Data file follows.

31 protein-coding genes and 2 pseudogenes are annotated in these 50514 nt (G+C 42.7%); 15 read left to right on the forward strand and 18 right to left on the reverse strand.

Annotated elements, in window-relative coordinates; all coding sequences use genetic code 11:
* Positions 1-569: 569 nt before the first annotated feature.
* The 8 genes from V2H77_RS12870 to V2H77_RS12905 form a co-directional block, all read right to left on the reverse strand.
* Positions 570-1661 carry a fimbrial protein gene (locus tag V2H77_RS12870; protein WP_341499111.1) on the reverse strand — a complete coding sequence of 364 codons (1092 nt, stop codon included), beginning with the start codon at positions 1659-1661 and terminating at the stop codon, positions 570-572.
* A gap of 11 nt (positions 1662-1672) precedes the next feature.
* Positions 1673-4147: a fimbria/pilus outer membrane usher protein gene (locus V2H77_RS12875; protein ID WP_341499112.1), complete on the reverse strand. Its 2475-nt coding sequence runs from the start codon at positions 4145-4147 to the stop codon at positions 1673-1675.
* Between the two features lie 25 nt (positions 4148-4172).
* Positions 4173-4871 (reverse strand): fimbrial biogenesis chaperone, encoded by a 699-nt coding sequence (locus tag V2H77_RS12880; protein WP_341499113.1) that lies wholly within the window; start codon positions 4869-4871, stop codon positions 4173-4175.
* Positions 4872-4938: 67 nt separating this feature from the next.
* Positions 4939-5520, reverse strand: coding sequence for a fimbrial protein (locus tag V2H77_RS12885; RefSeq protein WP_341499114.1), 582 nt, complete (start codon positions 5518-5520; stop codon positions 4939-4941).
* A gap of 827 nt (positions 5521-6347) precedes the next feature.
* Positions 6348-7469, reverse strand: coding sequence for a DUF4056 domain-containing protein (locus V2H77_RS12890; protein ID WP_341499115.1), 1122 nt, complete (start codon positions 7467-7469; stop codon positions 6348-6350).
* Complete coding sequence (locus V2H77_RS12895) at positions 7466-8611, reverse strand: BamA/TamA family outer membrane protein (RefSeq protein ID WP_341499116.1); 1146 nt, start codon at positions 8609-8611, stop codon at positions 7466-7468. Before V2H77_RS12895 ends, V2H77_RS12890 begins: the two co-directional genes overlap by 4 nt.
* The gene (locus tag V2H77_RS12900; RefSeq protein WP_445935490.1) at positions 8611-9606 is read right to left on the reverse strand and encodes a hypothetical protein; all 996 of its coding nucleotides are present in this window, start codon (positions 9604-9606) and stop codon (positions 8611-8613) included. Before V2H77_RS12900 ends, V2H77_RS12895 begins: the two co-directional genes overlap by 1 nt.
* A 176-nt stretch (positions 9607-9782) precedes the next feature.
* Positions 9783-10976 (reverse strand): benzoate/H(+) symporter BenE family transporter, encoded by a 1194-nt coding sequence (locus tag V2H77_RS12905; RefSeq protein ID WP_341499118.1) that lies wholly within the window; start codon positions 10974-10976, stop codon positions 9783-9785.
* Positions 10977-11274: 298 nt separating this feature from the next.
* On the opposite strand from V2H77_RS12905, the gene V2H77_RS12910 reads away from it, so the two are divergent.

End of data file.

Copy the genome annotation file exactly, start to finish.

31 protein-coding genes and 2 pseudogenes are annotated in these 50514 nt (G+C 42.7%); 15 read left to right on the forward strand and 18 right to left on the reverse strand.

Annotated elements, in window-relative coordinates; all coding sequences use genetic code 11:
* Positions 1-569: 569 nt before the first annotated feature.
* The 8 genes from V2H77_RS12870 to V2H77_RS12905 form a co-directional block, all read right to left on the reverse strand.
* Positions 570-1661 carry a fimbrial protein gene (locus tag V2H77_RS12870; protein WP_341499111.1) on the reverse strand — a complete coding sequence of 364 codons (1092 nt, stop codon included), beginning with the start codon at positions 1659-1661 and terminating at the stop codon, positions 570-572.
* A gap of 11 nt (positions 1662-1672) precedes the next feature.
* Positions 1673-4147: a fimbria/pilus outer membrane usher protein gene (locus V2H77_RS12875; protein ID WP_341499112.1), complete on the reverse strand. Its 2475-nt coding sequence runs from the start codon at positions 4145-4147 to the stop codon at positions 1673-1675.
* Between the two features lie 25 nt (positions 4148-4172).
* Positions 4173-4871 (reverse strand): fimbrial biogenesis chaperone, encoded by a 699-nt coding sequence (locus tag V2H77_RS12880; protein WP_341499113.1) that lies wholly within the window; start codon positions 4869-4871, stop codon positions 4173-4175.
* Positions 4872-4938: 67 nt separating this feature from the next.
* Positions 4939-5520, reverse strand: coding sequence for a fimbrial protein (locus tag V2H77_RS12885; RefSeq protein WP_341499114.1), 582 nt, complete (start codon positions 5518-5520; stop codon positions 4939-4941).
* A gap of 827 nt (positions 5521-6347) precedes the next feature.
* Positions 6348-7469, reverse strand: coding sequence for a DUF4056 domain-containing protein (locus V2H77_RS12890; protein ID WP_341499115.1), 1122 nt, complete (start codon positions 7467-7469; stop codon positions 6348-6350).
* Complete coding sequence (locus V2H77_RS12895) at positions 7466-8611, reverse strand: BamA/TamA family outer membrane protein (RefSeq protein ID WP_341499116.1); 1146 nt, start codon at positions 8609-8611, stop codon at positions 7466-7468. Before V2H77_RS12895 ends, V2H77_RS12890 begins: the two co-directional genes overlap by 4 nt.
* The gene (locus tag V2H77_RS12900; RefSeq protein WP_445935490.1) at positions 8611-9606 is read right to left on the reverse strand and encodes a hypothetical protein; all 996 of its coding nucleotides are present in this window, start codon (positions 9604-9606) and stop codon (positions 8611-8613) included. Before V2H77_RS12900 ends, V2H77_RS12895 begins: the two co-directional genes overlap by 1 nt.
* A 176-nt stretch (positions 9607-9782) precedes the next feature.
* Positions 9783-10976 (reverse strand): benzoate/H(+) symporter BenE family transporter, encoded by a 1194-nt coding sequence (locus tag V2H77_RS12905; RefSeq protein ID WP_341499118.1) that lies wholly within the window; start codon positions 10974-10976, stop codon positions 9783-9785.
* Positions 10977-11274: 298 nt separating this feature from the next.
* On the opposite strand from V2H77_RS12905, the gene V2H77_RS12910 reads away from it, so the two are divergent.